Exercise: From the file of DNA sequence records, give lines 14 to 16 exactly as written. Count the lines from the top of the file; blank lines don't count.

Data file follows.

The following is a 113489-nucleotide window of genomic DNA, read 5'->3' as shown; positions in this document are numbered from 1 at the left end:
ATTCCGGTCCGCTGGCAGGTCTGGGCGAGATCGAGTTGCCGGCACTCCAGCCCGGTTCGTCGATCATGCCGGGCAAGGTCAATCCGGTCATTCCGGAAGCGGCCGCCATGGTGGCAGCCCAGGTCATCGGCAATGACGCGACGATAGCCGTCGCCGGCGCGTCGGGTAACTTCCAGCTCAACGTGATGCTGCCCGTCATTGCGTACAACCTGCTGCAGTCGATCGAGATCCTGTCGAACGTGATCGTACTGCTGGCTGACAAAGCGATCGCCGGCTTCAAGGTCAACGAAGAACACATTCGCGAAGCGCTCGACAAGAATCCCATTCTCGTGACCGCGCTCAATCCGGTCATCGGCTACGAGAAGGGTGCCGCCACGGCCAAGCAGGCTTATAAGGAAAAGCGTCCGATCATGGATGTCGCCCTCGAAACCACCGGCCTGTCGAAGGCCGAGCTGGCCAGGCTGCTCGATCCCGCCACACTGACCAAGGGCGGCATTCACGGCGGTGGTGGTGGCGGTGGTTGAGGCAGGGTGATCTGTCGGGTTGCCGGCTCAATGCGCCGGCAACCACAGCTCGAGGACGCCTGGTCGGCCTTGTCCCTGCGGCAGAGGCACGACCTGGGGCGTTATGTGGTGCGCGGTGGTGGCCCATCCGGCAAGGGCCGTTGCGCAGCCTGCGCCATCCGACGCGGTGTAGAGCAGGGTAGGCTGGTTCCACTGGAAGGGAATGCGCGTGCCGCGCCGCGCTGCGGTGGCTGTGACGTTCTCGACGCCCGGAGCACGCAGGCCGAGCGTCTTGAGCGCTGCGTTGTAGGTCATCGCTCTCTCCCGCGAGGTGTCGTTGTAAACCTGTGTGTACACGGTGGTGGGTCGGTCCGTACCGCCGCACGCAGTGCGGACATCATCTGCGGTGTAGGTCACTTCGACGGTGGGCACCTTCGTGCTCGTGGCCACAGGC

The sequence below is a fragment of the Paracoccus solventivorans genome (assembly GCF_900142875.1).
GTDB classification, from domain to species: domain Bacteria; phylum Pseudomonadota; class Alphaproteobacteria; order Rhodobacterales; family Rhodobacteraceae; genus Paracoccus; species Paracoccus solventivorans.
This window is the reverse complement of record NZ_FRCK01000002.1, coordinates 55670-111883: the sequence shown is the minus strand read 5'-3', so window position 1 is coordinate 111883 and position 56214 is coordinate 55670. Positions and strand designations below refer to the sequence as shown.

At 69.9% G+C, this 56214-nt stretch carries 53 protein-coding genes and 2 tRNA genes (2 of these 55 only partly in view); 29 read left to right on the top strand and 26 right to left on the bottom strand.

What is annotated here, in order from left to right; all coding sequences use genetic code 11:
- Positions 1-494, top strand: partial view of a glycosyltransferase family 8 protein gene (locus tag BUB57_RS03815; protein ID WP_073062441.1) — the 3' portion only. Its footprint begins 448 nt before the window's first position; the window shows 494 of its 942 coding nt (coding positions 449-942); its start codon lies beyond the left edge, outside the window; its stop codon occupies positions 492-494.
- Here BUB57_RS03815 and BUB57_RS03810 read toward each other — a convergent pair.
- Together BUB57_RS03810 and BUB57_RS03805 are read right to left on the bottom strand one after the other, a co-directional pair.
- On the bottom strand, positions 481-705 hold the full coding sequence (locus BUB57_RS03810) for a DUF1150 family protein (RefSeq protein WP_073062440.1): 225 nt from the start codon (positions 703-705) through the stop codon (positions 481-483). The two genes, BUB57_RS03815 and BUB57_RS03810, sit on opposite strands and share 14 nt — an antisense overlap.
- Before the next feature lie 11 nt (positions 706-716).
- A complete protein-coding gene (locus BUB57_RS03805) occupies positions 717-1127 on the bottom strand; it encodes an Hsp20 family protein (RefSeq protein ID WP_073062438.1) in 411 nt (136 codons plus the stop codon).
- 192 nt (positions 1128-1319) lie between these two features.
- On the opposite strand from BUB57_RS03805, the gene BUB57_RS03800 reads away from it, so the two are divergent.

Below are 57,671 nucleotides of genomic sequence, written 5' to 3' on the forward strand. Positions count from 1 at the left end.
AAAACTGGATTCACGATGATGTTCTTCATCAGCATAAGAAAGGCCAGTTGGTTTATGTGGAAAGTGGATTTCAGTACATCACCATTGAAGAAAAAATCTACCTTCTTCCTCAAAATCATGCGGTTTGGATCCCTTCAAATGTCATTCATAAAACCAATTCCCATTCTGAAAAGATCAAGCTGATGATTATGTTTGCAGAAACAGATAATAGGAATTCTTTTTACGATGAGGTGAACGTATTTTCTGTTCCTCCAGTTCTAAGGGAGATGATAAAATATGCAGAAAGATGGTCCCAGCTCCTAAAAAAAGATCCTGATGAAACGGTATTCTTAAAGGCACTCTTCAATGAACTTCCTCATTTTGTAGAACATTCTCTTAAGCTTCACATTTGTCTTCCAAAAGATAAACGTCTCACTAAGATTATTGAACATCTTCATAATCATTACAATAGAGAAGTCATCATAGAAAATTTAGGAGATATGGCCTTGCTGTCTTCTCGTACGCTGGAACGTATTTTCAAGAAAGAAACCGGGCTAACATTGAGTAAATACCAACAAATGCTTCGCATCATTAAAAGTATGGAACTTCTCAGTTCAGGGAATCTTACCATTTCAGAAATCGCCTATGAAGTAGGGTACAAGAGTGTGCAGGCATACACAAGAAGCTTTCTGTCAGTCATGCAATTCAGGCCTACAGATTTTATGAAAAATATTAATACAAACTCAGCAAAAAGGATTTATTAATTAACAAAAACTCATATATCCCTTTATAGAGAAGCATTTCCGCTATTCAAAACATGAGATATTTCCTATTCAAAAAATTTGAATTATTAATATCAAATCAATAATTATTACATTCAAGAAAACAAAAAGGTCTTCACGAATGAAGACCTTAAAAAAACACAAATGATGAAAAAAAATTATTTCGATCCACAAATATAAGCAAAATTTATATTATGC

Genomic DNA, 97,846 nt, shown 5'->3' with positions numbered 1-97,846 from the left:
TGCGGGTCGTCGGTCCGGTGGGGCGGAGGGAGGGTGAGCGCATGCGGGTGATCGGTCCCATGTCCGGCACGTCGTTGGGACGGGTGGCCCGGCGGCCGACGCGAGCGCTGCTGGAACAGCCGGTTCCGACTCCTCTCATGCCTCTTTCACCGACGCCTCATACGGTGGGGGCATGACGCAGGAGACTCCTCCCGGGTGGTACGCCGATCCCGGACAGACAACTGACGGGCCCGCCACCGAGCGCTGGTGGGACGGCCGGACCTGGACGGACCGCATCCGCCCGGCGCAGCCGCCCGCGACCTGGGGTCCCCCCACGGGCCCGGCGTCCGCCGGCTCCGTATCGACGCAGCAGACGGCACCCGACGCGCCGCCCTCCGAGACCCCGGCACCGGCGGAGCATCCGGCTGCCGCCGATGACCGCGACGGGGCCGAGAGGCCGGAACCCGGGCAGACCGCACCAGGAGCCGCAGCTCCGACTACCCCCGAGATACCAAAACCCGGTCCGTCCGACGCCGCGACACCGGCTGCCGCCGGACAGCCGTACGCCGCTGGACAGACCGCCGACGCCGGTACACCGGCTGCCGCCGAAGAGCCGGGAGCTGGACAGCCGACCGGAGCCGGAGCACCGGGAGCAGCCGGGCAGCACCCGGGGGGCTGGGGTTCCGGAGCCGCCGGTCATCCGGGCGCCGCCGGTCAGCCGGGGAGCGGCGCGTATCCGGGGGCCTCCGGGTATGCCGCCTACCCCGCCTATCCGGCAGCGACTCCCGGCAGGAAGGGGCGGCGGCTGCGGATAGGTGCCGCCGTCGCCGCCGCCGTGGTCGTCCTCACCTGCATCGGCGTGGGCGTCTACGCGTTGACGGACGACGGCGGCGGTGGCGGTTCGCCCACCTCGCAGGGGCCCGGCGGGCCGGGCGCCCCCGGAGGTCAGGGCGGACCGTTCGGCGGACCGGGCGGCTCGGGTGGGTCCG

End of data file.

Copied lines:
- 192 nt (positions 1128-1319) lie between these two features.
- On the opposite strand from BUB57_RS03805, the gene BUB57_RS03800 reads away from it, so the two are divergent.

Below are 57,671 nucleotides of genomic sequence, written 5' to 3' on the forward strand. Positions count from 1 at the left end.